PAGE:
The first five essential documents to bring to the oncologist
Start by purchasing a large binder or accordion file, whichever you find easier to use. Then begin compiling the documents you'll need. The first five include:
1. A health insurance card and, if possible, the handbook that explains the details of the patient's health policy coverage.
2. The patient's recent medical records, including blood test results, biopsy reports, and radiology reports. (You can also have these faxed or forwarded directly from one doctor to another, but check ahead of time to make sure they've arrived.)
3. Recent radiology films, including X-rays, mammograms, CAT scans, MRI scans, and ultrasounds (again, these can be sent directly from one office to another, but check to make sure they've arrived). Note: if you're bringing them over yourself, it's a good idea to get there early or drop off these films before the appointment so the doctor has time to review them.
4. A list of any medications currently being taken, including over-the-counter drugs and vitamins, herbs, or other supplements. Don't neglect details such as creams for skin conditions -- everything's important because of possible interactions or side effects.
5. A list of the patient's allergies, both to medications and to other things such as food, pets, dust, and so on.
Five more documents to bring to the oncologist's office
6. A list of physicians -- and their addresses -- to whom you would like the doctor to report the results of this appointment.
7. A list of questions you've drawn up about the diagnosis and treatment options -- basically everything you can think of that you've been wondering or worrying about.
8. Any legal documents that govern the patient's access to care -- and your access to information. If you and the person you're caring for haven't as yet discussed or signed any forms like these, it's a good idea to bring this subject up in the appointment. The oncologist's office may have such forms available, and this is a good opportunity to start what is often a difficult and emotional discussion. If the patient needs more time to make these legal decisions, you can bring the forms home with you to talk about, and return them, signed, at the next appointment. These documents include:
Durable power of attorney for healthcare. Also known as a healthcare agent or proxy, this designates someone to make decisions about the person's medical care if he can't speak for himself because he's unconscious or incapacitated.
Advance healthcare directive. An advance directive tells his doctors -- and family members -- what kind of care the person wants if he can't make his own decisions. It usually includes a clause (similar to a power of attorney) naming the caregiver or some family member as the "agent" to make medical decisions when he is incapacitated or unconscious. It may also include a do not resuscitate (DNR) order, which means he doesn't want doctors to restart his heart or breathing if they stop.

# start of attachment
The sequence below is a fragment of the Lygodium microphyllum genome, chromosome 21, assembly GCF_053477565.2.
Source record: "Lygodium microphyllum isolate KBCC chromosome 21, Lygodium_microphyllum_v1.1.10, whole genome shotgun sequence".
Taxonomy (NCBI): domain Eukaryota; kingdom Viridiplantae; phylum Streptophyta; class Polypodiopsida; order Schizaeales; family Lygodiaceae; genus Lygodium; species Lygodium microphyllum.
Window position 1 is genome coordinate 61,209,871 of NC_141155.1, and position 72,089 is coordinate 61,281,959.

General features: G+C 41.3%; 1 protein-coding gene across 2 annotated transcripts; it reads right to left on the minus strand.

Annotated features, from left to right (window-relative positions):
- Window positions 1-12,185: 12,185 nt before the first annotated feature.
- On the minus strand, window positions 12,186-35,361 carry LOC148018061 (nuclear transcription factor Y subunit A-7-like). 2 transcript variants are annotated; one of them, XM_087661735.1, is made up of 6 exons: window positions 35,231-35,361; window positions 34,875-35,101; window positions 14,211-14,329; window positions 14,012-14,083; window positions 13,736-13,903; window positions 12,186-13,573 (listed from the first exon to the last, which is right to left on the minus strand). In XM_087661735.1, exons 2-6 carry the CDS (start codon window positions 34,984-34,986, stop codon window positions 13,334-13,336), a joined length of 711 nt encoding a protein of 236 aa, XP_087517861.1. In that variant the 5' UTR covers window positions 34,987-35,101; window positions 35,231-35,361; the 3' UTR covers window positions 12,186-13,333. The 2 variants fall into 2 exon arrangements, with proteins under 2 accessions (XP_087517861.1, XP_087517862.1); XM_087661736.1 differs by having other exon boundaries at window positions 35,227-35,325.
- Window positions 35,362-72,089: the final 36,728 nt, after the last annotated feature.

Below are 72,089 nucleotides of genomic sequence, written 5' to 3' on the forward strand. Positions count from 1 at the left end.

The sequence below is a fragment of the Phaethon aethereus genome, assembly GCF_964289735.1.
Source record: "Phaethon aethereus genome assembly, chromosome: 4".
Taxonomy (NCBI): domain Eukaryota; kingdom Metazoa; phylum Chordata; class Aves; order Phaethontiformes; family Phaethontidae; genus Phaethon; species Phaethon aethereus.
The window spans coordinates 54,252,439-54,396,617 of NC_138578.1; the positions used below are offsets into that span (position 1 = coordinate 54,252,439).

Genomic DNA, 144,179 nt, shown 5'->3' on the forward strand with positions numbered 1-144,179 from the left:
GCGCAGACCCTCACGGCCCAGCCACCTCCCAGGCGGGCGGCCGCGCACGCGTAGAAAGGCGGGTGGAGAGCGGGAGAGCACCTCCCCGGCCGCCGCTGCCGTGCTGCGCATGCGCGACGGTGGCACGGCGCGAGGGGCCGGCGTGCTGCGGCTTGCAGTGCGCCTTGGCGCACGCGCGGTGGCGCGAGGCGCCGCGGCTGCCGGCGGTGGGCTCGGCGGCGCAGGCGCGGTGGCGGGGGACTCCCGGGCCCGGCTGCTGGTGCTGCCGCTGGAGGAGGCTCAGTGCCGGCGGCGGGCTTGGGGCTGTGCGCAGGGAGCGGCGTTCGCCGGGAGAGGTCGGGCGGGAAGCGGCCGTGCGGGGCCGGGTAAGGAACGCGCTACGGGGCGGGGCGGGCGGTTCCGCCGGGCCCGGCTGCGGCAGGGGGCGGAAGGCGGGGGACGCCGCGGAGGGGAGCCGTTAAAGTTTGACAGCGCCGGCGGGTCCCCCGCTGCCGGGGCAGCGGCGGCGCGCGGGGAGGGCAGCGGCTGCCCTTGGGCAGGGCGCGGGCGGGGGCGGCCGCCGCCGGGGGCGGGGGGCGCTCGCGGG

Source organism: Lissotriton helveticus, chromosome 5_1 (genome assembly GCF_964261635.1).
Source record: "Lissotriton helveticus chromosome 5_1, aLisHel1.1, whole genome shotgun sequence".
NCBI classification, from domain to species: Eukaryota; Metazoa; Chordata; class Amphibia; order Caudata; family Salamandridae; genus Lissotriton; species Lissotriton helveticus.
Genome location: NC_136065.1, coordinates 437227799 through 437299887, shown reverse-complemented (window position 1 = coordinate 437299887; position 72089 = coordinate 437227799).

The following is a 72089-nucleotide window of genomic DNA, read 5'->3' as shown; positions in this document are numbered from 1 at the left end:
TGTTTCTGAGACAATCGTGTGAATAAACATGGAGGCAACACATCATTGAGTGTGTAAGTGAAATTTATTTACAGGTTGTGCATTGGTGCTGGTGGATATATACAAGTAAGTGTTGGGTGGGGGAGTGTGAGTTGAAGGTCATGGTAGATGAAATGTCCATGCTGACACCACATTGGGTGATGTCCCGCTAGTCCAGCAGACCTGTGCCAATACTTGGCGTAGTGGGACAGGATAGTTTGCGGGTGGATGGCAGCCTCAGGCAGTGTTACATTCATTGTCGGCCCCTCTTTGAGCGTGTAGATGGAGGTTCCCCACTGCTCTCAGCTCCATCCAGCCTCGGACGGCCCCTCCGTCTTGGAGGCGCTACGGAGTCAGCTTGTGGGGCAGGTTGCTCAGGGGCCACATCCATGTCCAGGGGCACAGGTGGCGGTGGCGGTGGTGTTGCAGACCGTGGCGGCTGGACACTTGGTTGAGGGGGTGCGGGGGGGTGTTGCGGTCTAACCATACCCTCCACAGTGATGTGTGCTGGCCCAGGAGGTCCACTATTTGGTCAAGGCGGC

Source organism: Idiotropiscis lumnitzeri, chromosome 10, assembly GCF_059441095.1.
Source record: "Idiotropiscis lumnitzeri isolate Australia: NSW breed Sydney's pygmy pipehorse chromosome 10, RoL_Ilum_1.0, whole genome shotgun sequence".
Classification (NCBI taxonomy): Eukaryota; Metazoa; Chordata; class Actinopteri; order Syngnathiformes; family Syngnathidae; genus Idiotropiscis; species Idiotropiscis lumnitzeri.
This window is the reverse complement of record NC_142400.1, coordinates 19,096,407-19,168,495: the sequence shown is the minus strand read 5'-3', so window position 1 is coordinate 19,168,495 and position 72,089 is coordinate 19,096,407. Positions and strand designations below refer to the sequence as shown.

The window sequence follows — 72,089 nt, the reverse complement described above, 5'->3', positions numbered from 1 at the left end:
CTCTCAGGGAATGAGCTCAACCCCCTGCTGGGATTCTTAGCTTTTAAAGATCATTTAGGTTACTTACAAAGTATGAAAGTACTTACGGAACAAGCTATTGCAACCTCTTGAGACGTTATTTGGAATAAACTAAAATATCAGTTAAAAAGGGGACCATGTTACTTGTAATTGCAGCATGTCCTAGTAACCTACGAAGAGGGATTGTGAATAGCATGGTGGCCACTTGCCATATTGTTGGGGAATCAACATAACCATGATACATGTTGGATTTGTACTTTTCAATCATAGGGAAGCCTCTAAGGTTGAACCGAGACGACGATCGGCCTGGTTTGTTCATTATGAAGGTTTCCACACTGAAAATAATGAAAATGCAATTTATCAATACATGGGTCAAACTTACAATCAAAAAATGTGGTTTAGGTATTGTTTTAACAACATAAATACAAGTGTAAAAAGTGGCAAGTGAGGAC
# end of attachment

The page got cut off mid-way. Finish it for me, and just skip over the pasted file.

Living will. This is a type of advance directive that outlines what kind of medical treatment the person wants in certain situations. It only takes effect if he's diagnosed with a terminal illness and has less than six months to live, or is in a coma or persistent vegetative state. Unlike some types of advance directives, a living will doesn't allow the person to authorize you as agent to make decisions on his behalf.
HIPAA (Health Insurance Portability and Accountability Act) authorization. This is a legal form governed by the privacy act, which basically authorizes you to receive medical information -- such as test results -- on behalf of the person and also allows his doctor to discuss his case with you.
9. A list of cancer centers or specialists you'd like the doctor to consider when referring the person in your care for a second opinion. This is particularly important if you already know that you wish to involve a specialist or special cancer facility in his care.
10. A notebook or journal -- or loose binder paper for future insertion in the binder -- for taking copious notes. You'll want to write down as much as you possibly can of what the doctor says, in order to remember it afterward and follow up with research of your own. If you're not familiar with a word, ask the doctor to spell it for you or, if there isn't time for that, spell it phonetically as best you can so you can look it up later. Another option is to bring along a tape recorder, a digital recorder, or an iPod-based recorder to record the consultation and review it afterward. (Ask the doctor's permission before you turn it on, though.)